Low back pain and associated factors among users of community health centres in South Africa : a prevalence study
MetadataShow full item record
Background: Low back pain (LBP) has a high prevalence worldwide. LBP is significantly associated with a range of poor socio-demographic circumstances which should be addressed in preventive programs. Despite this there is a dearth of information about the prevalence and associated factors among low-income communities in South Africa. It is speculated that the burden of LBP may be most significant in these underprivileged communities. Objective: The objective of this study was to assess the prevalence of LBP among the lowincome communities in the Cape Town Metropole and to establish associated factors in order to make recommendations for management. Study design: A cross-sectional study was conducted among the visitors of eight community health centres (CHCs) in the Cape Town Metropole. Methodology: A new measurement tool was developed based on existing validated outcome measures and initial testing of the psychometric properties of the questionnaire was conducted. The questionnaire was administered to 489 eligible subjects. Descriptive analysis was used to describe the sample and logistic regression analytical techniques were applied to determine associated factors. Main findings: Lifetime prevalence for LBP was 76.49% (n=358). About 37% (n=133) suffered from chronic LBP. LBP was significantly associated with belonging to the black ethnic group, any co-morbidity, poor perceived general health, and any type of pain medication. Lifting weights > 20 kg and kneeling and squatting were physical factors significantly associated with LBP. Severe psychological distress was significantly associated with acute and chronic LBP. Having a better or same perceived general health compared to a year ago, was protective for LBP. Conclusion: LBP has a high prevalence among the low income communities, visiting the CHCs, in the Cape Town Metropole. Multiple factors were associated with LBP, which imply that a tailormade multidisciplinary program addressing lifestyle issues, self management strategies, medication use, chronic diseases and psychosocial factors may be required for this population to combat LBP.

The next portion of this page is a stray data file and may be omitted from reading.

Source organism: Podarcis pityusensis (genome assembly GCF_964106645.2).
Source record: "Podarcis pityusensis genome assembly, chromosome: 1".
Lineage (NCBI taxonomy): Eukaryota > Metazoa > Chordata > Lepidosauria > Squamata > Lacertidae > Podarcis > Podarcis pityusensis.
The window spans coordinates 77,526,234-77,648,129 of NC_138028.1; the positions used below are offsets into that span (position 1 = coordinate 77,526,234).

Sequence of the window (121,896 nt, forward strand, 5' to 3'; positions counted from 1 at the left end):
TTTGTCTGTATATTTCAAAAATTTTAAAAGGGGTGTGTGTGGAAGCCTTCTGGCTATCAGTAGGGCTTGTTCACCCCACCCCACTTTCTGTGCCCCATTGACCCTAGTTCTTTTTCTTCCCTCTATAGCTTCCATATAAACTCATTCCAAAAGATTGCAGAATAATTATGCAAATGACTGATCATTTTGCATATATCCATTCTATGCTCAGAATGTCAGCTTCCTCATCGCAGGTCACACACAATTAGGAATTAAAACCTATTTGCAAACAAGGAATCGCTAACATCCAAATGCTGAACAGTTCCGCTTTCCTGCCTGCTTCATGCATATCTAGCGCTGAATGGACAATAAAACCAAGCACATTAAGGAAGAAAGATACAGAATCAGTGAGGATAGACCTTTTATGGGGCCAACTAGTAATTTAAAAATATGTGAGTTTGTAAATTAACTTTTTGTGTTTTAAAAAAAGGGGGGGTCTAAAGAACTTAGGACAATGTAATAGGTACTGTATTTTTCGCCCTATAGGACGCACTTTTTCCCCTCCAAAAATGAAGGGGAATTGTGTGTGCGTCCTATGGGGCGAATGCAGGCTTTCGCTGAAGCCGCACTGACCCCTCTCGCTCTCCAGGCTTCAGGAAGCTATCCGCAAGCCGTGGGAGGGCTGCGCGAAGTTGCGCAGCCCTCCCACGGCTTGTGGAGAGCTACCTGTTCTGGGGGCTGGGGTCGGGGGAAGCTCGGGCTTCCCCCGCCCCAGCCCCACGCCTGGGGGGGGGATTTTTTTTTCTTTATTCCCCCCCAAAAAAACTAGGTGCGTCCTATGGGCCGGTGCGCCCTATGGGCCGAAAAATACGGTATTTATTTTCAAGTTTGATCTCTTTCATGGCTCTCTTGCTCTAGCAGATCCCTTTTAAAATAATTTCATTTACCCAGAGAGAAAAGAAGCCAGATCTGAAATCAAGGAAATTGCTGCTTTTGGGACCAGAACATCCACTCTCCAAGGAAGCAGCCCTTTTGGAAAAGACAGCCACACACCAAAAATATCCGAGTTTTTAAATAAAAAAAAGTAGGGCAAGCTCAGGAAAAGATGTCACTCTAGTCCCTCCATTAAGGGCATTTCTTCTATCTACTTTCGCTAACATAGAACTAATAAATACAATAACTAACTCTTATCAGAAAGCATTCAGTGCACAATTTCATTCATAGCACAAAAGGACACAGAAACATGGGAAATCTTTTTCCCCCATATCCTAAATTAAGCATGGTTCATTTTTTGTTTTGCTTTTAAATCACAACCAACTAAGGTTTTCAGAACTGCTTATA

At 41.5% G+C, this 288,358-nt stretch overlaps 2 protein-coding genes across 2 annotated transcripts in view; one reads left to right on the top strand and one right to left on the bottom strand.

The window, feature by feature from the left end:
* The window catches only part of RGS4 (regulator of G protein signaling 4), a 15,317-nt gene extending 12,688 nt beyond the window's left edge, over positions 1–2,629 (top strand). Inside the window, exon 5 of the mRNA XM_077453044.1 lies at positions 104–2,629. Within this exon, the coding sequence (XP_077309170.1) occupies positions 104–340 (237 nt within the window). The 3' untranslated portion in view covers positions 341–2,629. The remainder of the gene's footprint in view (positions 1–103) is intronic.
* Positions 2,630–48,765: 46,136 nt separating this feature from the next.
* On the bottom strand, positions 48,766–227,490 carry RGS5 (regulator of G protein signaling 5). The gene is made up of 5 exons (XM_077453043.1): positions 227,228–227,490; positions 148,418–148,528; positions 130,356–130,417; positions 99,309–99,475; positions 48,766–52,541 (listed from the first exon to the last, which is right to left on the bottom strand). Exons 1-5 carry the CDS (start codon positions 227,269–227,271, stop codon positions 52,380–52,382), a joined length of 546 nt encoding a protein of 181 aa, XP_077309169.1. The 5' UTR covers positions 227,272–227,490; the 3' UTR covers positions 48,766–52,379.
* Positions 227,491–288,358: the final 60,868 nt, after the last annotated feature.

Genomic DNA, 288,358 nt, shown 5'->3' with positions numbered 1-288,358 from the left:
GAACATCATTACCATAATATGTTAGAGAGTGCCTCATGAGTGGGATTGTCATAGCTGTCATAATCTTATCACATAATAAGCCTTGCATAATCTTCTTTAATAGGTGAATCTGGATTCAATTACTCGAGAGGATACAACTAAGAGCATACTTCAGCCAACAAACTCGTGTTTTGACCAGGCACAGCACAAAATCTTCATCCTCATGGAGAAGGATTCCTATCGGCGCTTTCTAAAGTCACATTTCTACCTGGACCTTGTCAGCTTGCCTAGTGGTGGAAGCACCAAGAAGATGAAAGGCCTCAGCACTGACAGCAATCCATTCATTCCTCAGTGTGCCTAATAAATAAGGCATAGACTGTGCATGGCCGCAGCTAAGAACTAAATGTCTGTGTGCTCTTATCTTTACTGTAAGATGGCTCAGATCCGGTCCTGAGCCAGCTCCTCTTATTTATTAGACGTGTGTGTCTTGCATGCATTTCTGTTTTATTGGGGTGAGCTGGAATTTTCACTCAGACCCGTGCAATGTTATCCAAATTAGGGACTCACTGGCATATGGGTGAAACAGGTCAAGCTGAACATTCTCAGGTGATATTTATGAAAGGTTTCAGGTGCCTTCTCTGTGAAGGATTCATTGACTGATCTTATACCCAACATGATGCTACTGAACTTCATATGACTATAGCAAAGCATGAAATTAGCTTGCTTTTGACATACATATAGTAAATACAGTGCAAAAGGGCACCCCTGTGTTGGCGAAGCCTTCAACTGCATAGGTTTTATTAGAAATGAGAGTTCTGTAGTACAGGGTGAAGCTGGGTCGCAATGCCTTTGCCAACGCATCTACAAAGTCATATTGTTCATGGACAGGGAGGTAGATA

Please cite this item using this persistent URLhttp://hdl.handle.net/10019.1/5439
The following license files are associated with this item: